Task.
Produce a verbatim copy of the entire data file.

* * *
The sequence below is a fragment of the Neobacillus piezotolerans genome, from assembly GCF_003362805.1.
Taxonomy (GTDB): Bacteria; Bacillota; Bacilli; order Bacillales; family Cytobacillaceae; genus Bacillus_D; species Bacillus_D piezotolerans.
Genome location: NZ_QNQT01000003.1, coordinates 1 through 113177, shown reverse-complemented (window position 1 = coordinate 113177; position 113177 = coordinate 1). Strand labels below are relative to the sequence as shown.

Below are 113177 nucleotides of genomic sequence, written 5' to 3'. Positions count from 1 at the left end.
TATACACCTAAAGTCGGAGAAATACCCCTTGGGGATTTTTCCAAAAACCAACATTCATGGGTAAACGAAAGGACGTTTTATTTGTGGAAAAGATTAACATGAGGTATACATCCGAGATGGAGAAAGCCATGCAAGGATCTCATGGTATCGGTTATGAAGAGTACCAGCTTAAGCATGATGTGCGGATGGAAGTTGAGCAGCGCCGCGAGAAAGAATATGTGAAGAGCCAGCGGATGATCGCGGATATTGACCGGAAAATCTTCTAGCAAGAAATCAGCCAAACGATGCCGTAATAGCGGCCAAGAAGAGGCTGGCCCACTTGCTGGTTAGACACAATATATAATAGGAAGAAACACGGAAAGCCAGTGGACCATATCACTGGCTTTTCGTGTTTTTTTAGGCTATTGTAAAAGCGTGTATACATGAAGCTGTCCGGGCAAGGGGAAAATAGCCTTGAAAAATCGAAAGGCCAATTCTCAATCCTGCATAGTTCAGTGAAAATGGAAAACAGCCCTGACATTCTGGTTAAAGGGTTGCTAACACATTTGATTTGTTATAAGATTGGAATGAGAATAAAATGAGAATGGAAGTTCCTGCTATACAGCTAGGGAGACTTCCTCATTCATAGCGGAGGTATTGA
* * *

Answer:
The sequence below is a fragment of the Neobacillus piezotolerans genome, from assembly GCF_003362805.1.
Taxonomy (GTDB): Bacteria; Bacillota; Bacilli; order Bacillales; family Cytobacillaceae; genus Bacillus_D; species Bacillus_D piezotolerans.
Genome location: NZ_QNQT01000003.1, coordinates 1 through 113177, shown reverse-complemented (window position 1 = coordinate 113177; position 113177 = coordinate 1). Strand labels below are relative to the sequence as shown.

Below are 113177 nucleotides of genomic sequence, written 5' to 3'. Positions count from 1 at the left end.
TATACACCTAAAGTCGGAGAAATACCCCTTGGGGATTTTTCCAAAAACCAACATTCATGGGTAAACGAAAGGACGTTTTATTTGTGGAAAAGATTAACATGAGGTATACATCCGAGATGGAGAAAGCCATGCAAGGATCTCATGGTATCGGTTATGAAGAGTACCAGCTTAAGCATGATGTGCGGATGGAAGTTGAGCAGCGCCGCGAGAAAGAATATGTGAAGAGCCAGCGGATGATCGCGGATATTGACCGGAAAATCTTCTAGCAAGAAATCAGCCAAACGATGCCGTAATAGCGGCCAAGAAGAGGCTGGCCCACTTGCTGGTTAGACACAATATATAATAGGAAGAAACACGGAAAGCCAGTGGACCATATCACTGGCTTTTCGTGTTTTTTTAGGCTATTGTAAAAGCGTGTATACATGAAGCTGTCCGGGCAAGGGGAAAATAGCCTTGAAAAATCGAAAGGCCAATTCTCAATCCTGCATAGTTCAGTGAAAATGGAAAACAGCCCTGACATTCTGGTTAAAGGGTTGCTAACACATTTGATTTGTTATAAGATTGGAATGAGAATAAAATGAGAATGGAAGTTCCTGCTATACAGCTAGGGAGACTTCCTCATTCATAGCGGAGGTATTGA